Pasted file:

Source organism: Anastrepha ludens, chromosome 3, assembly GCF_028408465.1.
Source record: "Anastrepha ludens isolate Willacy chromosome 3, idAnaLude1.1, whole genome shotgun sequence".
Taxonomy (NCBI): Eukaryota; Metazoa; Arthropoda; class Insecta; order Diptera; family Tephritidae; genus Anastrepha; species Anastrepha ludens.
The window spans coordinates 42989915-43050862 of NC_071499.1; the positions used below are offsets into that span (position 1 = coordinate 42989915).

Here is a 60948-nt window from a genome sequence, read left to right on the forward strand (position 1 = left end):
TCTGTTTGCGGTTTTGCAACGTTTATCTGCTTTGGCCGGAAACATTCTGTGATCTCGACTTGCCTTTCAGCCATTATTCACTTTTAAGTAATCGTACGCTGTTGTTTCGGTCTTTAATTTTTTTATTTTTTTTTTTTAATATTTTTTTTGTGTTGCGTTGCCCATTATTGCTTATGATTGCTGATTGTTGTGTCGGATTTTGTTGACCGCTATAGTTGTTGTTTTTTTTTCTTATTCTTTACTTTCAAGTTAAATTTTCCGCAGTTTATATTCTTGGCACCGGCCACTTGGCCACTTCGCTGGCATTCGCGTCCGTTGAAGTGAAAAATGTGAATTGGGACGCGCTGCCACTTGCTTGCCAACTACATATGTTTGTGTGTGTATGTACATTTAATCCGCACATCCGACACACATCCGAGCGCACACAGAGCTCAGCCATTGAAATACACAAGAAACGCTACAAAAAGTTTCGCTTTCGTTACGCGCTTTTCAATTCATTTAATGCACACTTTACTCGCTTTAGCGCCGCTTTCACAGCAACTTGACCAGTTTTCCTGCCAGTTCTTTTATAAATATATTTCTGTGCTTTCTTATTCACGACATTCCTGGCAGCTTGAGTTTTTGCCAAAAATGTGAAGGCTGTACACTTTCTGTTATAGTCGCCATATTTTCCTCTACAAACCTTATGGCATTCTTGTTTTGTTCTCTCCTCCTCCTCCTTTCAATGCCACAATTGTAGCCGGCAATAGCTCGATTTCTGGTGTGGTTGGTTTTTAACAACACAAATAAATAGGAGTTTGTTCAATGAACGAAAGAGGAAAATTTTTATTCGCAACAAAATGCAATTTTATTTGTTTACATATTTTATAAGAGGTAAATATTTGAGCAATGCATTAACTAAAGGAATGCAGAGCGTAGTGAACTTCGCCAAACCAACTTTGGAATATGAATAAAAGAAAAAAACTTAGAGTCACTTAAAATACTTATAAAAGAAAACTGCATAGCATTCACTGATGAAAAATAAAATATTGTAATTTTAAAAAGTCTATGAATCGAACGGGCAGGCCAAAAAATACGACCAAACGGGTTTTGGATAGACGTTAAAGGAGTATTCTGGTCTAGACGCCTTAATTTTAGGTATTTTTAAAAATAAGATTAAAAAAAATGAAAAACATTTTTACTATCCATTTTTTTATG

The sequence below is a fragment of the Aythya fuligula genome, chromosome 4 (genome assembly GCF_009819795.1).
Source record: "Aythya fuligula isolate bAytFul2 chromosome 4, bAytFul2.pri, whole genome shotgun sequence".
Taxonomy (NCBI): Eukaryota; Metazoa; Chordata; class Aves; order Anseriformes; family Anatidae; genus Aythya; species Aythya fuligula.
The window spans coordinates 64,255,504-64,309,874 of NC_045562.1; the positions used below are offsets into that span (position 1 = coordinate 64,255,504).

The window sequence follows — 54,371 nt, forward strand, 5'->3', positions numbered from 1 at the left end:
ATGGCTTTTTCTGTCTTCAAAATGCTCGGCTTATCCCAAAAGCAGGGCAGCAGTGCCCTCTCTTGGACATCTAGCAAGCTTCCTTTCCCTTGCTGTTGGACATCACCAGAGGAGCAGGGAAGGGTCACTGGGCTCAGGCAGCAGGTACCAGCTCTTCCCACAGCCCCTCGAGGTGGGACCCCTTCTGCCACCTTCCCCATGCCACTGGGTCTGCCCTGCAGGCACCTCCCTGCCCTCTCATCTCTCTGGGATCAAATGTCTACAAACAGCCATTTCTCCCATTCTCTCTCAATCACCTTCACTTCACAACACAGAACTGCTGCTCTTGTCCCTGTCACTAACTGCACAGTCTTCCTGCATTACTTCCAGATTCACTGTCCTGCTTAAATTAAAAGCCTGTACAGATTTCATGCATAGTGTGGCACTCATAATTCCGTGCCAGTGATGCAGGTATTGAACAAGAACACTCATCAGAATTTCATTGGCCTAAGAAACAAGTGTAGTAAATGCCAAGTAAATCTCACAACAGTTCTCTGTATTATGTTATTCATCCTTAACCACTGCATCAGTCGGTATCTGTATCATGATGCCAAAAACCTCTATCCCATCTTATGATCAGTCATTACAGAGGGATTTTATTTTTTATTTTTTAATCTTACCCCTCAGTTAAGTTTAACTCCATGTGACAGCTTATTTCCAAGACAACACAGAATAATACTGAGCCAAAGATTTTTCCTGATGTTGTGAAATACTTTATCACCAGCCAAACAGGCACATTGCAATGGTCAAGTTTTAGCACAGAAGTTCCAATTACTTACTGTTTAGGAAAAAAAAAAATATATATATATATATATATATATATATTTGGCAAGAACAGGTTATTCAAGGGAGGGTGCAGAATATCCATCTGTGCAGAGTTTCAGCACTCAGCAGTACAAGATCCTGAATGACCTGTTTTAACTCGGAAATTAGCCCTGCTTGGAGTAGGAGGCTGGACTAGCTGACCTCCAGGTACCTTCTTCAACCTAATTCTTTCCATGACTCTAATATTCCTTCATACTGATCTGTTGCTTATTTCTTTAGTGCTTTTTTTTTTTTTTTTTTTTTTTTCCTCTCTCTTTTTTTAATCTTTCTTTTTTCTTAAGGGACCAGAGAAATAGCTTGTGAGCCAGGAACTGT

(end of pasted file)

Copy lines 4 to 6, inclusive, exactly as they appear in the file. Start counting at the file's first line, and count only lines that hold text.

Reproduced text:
The window spans coordinates 42989915-43050862 of NC_071499.1; the positions used below are offsets into that span (position 1 = coordinate 42989915).

Here is a 60948-nt window from a genome sequence, read left to right on the forward strand (position 1 = left end):
TCTGTTTGCGGTTTTGCAACGTTTATCTGCTTTGGCCGGAAACATTCTGTGATCTCGACTTGCCTTTCAGCCATTATTCACTTTTAAGTAATCGTACGCTGTTGTTTCGGTCTTTAATTTTTTTATTTTTTTTTTTTAATATTTTTTTTGTGTTGCGTTGCCCATTATTGCTTATGATTGCTGATTGTTGTGTCGGATTTTGTTGACCGCTATAGTTGTTGTTTTTTTTTCTTATTCTTTACTTTCAAGTTAAATTTTCCGCAGTTTATATTCTTGGCACCGGCCACTTGGCCACTTCGCTGGCATTCGCGTCCGTTGAAGTGAAAAATGTGAATTGGGACGCGCTGCCACTTGCTTGCCAACTACATATGTTTGTGTGTGTATGTACATTTAATCCGCACATCCGACACACATCCGAGCGCACACAGAGCTCAGCCATTGAAATACACAAGAAACGCTACAAAAAGTTTCGCTTTCGTTACGCGCTTTTCAATTCATTTAATGCACACTTTACTCGCTTTAGCGCCGCTTTCACAGCAACTTGACCAGTTTTCCTGCCAGTTCTTTTATAAATATATTTCTGTGCTTTCTTATTCACGACATTCCTGGCAGCTTGAGTTTTTGCCAAAAATGTGAAGGCTGTACACTTTCTGTTATAGTCGCCATATTTTCCTCTACAAACCTTATGGCATTCTTGTTTTGTTCTCTCCTCCTCCTCCTTTCAATGCCACAATTGTAGCCGGCAATAGCTCGATTTCTGGTGTGGTTGGTTTTTAACAACACAAATAAATAGGAGTTTGTTCAATGAACGAAAGAGGAAAATTTTTATTCGCAACAAAATGCAATTTTATTTGTTTACATATTTTATAAGAGGTAAATATTTGAGCAATGCATTAACTAAAGGAATGCAGAGCGTAGTGAACTTCGCCAAACCAACTTTGGAATATGAATAAAAGAAAAAAACTTAGAGTCACTTAAAATACTTATAAAAGAAAACTGCATAGCATTCACTGATGAAAAATAAAATATTGTAATTTTAAAAAGTCTATGAATCGAACGGGCAGGCCAAAAAATACGACCAAACGGGTTTTGGATAGACGTTAAAGGAGTATTCTGGTCTAGACGCCTTAATTTTAGGTATTTTTAAAAATAAGATTAAAAAAAATGAAAAACATTTTTACTATCCATTTTTTTATG